You may have been to interviews before that follow the more general format where you discuss your previous experience and qualifications as shown on your CV; a competency-based interview may includesomeof the above however it is more focused on assessing specific skills and traits, expertise and cultural fit.
Competency-Based Interview Questions
First and foremost, be aware of competency-based interview questions. These are usually open-ended with the goal of having the interviewee describe a relevant situation or experience. Questions will typically start with prompts like, ‘Tell me about a time when…’
As the interviewee, you’re expected to elaborate on a specific scenario and ultimately relate your answers back to why you’re the best candidate for the position.
- Tell me about a time you have had to meet a tight deadline…
- Describe a time you have had to deal with a difficult customer situation and how you resolved it…
- Can you give an example of a time when you have gone the extra mile for a customer?
Questions about hypothetical scenarios may also be asked where you would have to demonstrate creativity and the ability to think answer on the spot:Ask an Interview Coach: How Do I Answer Hypothetical Interview Questions?
Research is the key
While it may go without saying, once you’ve been for an interview or even before applying, make sure you have read and fully understood the job description and any other necessary company documents. From reading through the job description and required skills and competencies, you can then think of examples of times you have done/demonstrated X, Y and Z and from this, prepare specific interview responses per ability.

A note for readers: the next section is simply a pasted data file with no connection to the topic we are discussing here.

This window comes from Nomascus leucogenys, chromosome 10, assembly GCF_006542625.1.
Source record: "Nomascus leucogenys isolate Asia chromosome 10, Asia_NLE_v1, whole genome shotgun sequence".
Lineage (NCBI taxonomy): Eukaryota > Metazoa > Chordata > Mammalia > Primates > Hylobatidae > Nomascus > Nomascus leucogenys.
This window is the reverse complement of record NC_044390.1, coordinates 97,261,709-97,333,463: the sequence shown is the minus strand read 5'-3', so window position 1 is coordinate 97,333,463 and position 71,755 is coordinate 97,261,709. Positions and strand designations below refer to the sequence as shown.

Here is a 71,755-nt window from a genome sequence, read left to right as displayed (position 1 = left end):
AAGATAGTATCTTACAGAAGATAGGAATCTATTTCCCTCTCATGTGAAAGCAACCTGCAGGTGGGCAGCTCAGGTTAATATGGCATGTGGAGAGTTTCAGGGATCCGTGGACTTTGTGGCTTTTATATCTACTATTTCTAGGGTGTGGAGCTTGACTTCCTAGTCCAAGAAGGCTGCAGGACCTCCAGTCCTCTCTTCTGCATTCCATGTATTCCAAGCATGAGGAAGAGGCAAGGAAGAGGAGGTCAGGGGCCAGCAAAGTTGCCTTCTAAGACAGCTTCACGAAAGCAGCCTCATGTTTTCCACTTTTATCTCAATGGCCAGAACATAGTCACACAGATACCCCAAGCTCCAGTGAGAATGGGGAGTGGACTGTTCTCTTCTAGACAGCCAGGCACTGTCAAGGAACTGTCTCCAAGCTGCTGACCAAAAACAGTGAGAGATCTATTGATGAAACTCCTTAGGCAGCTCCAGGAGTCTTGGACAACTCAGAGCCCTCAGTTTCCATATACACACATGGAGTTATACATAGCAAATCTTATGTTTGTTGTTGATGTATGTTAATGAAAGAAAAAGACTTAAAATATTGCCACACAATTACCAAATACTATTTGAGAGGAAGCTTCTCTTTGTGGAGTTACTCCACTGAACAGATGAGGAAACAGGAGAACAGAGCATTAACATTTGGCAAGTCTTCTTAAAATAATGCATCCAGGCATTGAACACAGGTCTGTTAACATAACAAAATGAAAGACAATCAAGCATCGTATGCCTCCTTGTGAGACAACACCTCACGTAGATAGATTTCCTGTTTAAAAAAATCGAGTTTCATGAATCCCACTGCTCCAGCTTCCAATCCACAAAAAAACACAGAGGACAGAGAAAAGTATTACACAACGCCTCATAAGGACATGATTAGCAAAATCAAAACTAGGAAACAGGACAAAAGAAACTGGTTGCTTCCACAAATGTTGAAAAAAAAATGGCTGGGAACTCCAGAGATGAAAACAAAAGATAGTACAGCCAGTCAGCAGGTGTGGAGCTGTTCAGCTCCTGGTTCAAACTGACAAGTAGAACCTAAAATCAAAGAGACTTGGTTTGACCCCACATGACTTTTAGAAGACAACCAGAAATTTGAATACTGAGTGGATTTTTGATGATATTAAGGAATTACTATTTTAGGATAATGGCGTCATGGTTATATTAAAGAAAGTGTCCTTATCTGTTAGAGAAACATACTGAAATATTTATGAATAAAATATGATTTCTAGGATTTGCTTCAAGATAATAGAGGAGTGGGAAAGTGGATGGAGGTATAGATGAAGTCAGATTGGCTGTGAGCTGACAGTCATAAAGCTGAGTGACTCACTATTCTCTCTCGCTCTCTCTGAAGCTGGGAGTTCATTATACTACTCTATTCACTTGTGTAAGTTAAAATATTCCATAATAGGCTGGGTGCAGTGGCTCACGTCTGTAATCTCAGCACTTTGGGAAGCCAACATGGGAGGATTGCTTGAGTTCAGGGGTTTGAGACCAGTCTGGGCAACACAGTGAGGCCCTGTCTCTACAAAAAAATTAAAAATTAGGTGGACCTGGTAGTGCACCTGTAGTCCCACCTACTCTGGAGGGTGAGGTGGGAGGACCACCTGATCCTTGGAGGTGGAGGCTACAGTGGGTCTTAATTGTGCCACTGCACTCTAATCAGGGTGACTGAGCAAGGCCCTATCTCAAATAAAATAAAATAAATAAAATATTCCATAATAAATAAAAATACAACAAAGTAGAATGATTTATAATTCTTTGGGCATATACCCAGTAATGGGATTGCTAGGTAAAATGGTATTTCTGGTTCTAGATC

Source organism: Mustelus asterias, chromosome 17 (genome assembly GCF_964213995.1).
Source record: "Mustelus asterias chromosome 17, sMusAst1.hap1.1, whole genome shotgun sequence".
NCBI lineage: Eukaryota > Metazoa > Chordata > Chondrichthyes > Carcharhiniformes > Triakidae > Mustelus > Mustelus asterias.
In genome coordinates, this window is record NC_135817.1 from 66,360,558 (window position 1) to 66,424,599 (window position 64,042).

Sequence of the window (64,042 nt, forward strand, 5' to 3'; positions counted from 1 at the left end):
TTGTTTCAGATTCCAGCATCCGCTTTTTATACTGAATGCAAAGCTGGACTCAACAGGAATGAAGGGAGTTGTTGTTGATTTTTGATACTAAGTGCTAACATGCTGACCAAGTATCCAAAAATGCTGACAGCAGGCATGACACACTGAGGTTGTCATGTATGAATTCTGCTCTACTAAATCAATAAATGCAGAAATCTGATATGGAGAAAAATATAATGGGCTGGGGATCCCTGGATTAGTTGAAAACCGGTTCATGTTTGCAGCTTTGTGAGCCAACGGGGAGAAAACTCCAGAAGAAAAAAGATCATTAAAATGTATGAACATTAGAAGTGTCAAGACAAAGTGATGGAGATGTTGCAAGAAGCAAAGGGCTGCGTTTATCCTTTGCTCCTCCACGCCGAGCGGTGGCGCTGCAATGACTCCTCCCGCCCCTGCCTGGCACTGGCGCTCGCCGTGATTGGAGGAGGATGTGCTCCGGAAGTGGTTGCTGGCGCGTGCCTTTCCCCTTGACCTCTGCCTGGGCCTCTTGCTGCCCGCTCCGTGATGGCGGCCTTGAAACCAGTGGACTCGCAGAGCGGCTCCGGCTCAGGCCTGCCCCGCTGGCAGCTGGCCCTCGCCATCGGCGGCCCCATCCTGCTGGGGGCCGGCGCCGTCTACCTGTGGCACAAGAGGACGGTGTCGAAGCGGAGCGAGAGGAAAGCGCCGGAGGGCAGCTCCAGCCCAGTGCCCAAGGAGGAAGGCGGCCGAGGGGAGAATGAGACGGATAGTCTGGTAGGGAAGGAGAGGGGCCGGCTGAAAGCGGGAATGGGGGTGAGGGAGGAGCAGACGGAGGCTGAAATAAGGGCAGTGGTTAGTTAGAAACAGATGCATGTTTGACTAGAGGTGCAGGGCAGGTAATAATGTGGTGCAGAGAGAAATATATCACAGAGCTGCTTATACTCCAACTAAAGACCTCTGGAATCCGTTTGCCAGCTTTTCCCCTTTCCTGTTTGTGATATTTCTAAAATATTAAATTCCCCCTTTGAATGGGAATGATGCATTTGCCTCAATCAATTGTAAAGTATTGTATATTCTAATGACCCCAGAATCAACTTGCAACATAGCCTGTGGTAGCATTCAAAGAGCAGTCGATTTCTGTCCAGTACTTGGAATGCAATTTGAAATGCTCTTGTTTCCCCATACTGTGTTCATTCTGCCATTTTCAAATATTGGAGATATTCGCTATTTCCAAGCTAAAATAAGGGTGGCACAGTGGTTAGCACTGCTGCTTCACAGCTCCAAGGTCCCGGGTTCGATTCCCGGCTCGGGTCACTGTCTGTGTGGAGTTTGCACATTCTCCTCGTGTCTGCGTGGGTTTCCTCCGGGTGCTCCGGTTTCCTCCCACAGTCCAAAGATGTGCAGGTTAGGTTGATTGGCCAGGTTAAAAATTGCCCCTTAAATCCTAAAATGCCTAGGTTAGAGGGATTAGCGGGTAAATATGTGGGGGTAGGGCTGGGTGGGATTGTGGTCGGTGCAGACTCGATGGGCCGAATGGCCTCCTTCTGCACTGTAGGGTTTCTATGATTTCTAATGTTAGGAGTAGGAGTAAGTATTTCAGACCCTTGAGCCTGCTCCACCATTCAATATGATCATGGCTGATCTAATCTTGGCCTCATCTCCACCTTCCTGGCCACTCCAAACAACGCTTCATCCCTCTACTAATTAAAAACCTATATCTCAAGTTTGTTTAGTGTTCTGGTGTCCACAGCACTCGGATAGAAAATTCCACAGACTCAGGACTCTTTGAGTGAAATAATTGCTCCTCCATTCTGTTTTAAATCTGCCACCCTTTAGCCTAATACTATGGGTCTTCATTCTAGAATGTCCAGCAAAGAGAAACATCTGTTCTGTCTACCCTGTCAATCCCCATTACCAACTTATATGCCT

Researching the company itself is important to get a sense of their culture and any skills or traits that their organisation values. This can be done via their company website and company LinkedIn pages. You want to market yourself as someone who can demonstrate a skill set and behaviours to match the role and the company.
The STAR Technique is a great strategy to use when responding to competency-based interview questions:
- Situation: Set the scene and context for the interviewer.
- Task: What was your challenge?
- Action: What did you do to overcome said challenge?
- Result: Highlight a positive outcome, drawing on how your action impacted it.
“Think of your past experiences, and how they would benefit the company you’re interviewing for,” says Reaney. “Not only transferable skills, but transferable actions — what positives can you bring to the role that you’ve exhibited before?”
Ask Your Own Questions
The interviewer is more than likely to ask you if you have any questions for them, and the answer should always be a ‘Yes’! – ask about the working day, the team, development opportunities, company progression, new industry technology etc. Always avoid questions like “how much holiday will I get” or questions surrounding salary – these are a no no at this point in the process!
This will not only give you the opportunity to uncover as much information as possible about the company itself and what they have to offer, but this is another opportunity to show that you’ve done your research and that you are keen to learn more.
Any interview can be nerve-wracking no matter the interview style. If it is going to be competency-based, preparation is crucial for success; therefore research, research, research and prepare responses and stories about yourself that demonstrate your unique selling points and skills. With preparation and practice, you’ll ace the interview and fingers crossed, land the job.